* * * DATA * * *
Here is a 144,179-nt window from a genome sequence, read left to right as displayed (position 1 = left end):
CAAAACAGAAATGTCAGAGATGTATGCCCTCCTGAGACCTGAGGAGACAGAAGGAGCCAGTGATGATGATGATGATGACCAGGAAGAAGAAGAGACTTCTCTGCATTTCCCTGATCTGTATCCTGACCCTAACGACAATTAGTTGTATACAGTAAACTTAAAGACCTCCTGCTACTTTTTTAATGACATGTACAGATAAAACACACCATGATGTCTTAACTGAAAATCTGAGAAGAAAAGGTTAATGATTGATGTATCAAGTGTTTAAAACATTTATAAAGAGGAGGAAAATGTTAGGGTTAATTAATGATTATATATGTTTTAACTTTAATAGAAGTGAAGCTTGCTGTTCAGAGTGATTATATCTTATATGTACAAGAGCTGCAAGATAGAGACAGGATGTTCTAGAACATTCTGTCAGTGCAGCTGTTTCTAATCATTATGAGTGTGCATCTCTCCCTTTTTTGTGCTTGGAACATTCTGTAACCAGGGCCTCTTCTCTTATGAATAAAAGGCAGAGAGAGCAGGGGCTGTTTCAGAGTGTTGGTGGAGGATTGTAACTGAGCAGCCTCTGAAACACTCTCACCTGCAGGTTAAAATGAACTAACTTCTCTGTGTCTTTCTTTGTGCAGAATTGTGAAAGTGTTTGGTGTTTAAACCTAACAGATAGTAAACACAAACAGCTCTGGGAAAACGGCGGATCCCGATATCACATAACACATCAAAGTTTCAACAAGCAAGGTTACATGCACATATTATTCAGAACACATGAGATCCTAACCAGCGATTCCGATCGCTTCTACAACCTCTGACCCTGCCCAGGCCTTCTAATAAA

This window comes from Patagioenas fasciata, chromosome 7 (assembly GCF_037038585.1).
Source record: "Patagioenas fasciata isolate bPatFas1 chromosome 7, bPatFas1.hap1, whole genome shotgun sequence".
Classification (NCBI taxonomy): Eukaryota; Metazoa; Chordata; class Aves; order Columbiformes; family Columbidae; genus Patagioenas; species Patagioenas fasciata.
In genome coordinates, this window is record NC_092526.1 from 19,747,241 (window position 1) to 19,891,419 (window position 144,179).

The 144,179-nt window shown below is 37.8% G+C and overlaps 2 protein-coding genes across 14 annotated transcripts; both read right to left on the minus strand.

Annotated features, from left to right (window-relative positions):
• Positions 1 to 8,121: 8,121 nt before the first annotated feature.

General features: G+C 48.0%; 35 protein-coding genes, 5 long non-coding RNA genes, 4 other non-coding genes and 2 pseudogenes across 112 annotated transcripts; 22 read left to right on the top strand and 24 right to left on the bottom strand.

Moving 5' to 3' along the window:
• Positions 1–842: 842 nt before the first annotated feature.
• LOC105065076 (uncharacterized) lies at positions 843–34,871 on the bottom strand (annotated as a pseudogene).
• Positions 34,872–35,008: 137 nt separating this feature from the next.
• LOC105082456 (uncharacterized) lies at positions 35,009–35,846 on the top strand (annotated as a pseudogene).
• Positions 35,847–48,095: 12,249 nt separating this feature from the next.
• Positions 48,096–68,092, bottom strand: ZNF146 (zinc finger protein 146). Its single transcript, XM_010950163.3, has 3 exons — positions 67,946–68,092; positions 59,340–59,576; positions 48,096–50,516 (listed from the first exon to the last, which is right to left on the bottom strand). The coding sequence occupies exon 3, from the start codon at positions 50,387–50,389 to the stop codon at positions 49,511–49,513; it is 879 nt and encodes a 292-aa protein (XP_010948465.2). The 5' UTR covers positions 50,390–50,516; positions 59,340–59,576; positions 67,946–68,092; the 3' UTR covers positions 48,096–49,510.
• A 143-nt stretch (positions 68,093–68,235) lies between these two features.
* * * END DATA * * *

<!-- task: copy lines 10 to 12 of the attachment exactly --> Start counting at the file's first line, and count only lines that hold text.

General features: G+C 48.0%; 35 protein-coding genes, 5 long non-coding RNA genes, 4 other non-coding genes and 2 pseudogenes across 112 annotated transcripts; 22 read left to right on the top strand and 24 right to left on the bottom strand.

Moving 5' to 3' along the window:
• Positions 1–842: 842 nt before the first annotated feature.